(Not-really-a) Story in Short #27: Ode to a Billboard


Dream, asks the billboard. Asks? This the 21st century. Dream! The billboard demands I dream.  Without the billboard I have no dreams, without my dreams the billboard has no purpose. Bold and agitating, the billboard greets me at 3:30 pm each day when I leave Victoria station on the southbound train for Margate. Dream! What is the billboard really demanding of me?

A dream of being somewhere else.

Not on this train, squished up against a man chewing and splintering the hardened, salted skin of a dead pig. It’s Friday and the masses have treated themselves to an early MacDonald’s dinner. The carriage reeks of beef and fried chips. What else? A dream of being a better person. Maybe the billboard is demanding me to dream of my ex-girlfriend.

Believe me, billboard, I need no prompting.

The billboard sells me these dreams like processed meat wrapped in non-recyclable paper. Commercialization of our most secret and private moments. Human’s don’t dream of life insurance, billboard. We don’t dream of holidays to Mauritius or a brand-new BMW. When we dream we visualize the most perfect moments and the most disgusting, distressing anxieties. Fears, embarrassments, loves. Our dreams are dirty and unclean, billboard!

If you could see my dreams, billboard, you’d never demand my dreaming. My dreams are filthy and sensual. Alluring in their all-encompassing ‘me-ness’. When we tell others about our dreams, billboard, they don’t understand. Our friends can’t understand! Not in the way a friend can make sense, at least, a sense, of the tasty cocktails you sipped on a white beach, or even, in a physical way, experience the leathery smell of your new hatchback.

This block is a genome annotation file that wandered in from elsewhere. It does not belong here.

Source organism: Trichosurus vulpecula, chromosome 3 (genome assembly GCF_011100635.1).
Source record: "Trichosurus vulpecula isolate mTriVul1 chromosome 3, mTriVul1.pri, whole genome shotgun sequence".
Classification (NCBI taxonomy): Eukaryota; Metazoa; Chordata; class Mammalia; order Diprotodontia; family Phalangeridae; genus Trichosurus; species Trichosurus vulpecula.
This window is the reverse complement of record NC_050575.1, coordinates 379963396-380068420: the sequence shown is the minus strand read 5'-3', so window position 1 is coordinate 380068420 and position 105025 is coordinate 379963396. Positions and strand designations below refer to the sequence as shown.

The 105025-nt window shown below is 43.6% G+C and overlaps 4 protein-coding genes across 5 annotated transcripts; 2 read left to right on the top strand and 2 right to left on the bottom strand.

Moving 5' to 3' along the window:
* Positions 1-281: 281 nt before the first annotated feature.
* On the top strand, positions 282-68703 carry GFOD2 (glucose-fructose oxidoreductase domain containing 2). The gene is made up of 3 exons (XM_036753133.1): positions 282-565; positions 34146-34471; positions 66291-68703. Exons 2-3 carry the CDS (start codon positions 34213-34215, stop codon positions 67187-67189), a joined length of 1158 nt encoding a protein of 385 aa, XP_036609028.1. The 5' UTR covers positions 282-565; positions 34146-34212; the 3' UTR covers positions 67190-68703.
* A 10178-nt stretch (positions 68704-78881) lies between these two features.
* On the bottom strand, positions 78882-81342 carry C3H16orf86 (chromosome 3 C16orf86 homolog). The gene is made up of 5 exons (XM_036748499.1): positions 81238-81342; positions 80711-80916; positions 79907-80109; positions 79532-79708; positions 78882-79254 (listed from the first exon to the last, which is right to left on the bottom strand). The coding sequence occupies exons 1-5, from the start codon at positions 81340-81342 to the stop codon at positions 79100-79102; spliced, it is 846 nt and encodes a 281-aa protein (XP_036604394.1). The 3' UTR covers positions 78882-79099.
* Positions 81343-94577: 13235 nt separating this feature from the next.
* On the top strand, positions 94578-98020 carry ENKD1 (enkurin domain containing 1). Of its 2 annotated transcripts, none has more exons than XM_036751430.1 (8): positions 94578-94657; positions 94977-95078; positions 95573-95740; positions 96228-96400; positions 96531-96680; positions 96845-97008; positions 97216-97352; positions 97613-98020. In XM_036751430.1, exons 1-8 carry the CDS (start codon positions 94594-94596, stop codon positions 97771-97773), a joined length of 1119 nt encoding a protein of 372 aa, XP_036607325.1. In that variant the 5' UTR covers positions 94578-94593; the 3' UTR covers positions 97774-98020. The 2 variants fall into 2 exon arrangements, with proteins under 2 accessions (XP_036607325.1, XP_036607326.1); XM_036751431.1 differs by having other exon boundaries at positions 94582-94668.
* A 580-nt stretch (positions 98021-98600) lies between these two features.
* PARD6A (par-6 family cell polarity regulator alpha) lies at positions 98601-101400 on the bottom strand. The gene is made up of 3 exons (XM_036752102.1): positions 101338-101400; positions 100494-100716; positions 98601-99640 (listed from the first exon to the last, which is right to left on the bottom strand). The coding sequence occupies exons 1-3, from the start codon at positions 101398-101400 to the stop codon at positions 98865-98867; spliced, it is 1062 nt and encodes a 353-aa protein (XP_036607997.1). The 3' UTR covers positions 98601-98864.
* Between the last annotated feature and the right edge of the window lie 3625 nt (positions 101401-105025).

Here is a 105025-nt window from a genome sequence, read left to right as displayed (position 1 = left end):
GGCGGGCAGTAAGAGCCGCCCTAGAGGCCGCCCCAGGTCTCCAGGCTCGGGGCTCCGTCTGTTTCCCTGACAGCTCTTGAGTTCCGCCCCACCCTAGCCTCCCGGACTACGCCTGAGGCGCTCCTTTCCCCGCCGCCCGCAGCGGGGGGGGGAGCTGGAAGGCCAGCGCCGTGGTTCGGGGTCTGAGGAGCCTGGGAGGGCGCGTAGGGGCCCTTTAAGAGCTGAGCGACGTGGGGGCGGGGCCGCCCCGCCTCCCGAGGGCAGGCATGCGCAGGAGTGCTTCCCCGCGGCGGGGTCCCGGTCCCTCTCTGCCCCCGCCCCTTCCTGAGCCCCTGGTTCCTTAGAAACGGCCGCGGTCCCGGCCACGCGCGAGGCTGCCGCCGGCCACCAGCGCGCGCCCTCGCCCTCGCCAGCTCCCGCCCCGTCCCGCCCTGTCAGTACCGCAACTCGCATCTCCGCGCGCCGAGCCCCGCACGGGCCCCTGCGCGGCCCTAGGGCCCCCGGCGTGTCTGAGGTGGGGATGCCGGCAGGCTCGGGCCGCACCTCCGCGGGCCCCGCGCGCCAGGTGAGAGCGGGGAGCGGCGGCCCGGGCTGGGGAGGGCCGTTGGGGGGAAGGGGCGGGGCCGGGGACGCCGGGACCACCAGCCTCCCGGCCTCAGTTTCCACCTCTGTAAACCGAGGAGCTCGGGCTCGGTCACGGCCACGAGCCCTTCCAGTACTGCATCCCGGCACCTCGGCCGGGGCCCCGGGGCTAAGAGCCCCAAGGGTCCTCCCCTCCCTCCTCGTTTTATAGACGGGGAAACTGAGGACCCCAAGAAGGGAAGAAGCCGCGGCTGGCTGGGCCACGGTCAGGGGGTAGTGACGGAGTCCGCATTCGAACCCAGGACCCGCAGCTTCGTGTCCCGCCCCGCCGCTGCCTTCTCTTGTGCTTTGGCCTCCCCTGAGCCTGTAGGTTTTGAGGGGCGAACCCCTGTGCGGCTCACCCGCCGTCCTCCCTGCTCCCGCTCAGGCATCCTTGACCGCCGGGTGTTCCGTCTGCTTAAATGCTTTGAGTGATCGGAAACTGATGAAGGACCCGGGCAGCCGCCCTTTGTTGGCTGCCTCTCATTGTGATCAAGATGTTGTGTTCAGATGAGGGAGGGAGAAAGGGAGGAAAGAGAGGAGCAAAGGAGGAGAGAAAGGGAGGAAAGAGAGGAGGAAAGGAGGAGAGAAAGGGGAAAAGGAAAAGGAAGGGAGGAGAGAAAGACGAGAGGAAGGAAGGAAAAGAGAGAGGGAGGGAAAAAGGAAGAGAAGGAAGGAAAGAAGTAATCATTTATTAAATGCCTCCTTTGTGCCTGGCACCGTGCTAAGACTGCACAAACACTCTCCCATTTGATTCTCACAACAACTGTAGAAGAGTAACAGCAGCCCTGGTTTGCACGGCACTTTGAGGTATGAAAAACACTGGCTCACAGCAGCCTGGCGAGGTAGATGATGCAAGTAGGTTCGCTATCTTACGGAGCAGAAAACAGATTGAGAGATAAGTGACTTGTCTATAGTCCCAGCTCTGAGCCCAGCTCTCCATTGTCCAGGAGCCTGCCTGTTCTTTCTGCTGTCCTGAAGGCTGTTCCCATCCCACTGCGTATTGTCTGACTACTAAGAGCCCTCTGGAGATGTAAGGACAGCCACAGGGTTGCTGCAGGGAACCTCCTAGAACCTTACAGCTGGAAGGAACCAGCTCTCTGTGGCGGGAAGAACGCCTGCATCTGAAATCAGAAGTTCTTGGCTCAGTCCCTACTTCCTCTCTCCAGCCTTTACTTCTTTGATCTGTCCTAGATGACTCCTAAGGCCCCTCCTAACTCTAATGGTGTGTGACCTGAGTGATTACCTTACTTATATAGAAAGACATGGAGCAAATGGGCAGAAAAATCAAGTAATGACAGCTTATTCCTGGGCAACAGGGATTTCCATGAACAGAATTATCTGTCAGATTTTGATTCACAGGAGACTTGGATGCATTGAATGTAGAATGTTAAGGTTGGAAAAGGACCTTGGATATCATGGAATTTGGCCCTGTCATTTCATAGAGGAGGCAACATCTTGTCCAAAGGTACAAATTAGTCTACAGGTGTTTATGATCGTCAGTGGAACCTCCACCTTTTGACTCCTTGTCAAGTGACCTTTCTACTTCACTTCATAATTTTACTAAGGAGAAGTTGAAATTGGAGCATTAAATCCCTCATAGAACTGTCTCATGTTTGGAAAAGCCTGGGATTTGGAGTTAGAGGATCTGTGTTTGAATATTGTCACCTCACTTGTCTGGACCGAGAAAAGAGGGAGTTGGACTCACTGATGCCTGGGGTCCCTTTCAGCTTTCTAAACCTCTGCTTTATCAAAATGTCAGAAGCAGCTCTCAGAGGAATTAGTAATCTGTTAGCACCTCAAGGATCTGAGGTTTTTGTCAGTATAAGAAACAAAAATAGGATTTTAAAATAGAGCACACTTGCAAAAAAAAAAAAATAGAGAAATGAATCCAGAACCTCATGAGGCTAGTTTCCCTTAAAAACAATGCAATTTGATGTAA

Dreams are designed, by nature, to be unintelligible to anyone but the dreamer. When you tell me to dream, billboard, you’re demanding my ignorance!

You’re telling me to forget the disgusting things I dream of. You’re telling me to pretend that I’m an ordinary person, and that I’m living a life worth insuring. You’re telling me that a cheap thrill on a Caribbean island will help me to forget that I’m essentially dying, day by day. Never presume naivety and innocence, billboard. I hate you and everything you are.


This was inspired by Fyodor Dostoevsky’s short novel, Notes from Underground.

6 thoughts on “(Not-really-a) Story in Short #27: Ode to a Billboard

  1. Inspiring writing. You captured the closeness and disgusting-ness of being on a train really well.

    “I hate you and everything you are.” Hahahaha. Haha. This tickles me. I don’t know. I just love the build to that line, and the fact that’s it’s the last line too.

    Keep up the good work. 🙂

    Liked by 1 person

    • Haha, I’ve had some up close and personal experience with just the worst human beings on the train. I think the best time is on Friday nights and everyone is drunk, at least then everyone isn’t just so secretly ANGRY at each other and weirdly silent.

      Thanks as always, Pooky! 😀

      Liked by 1 person

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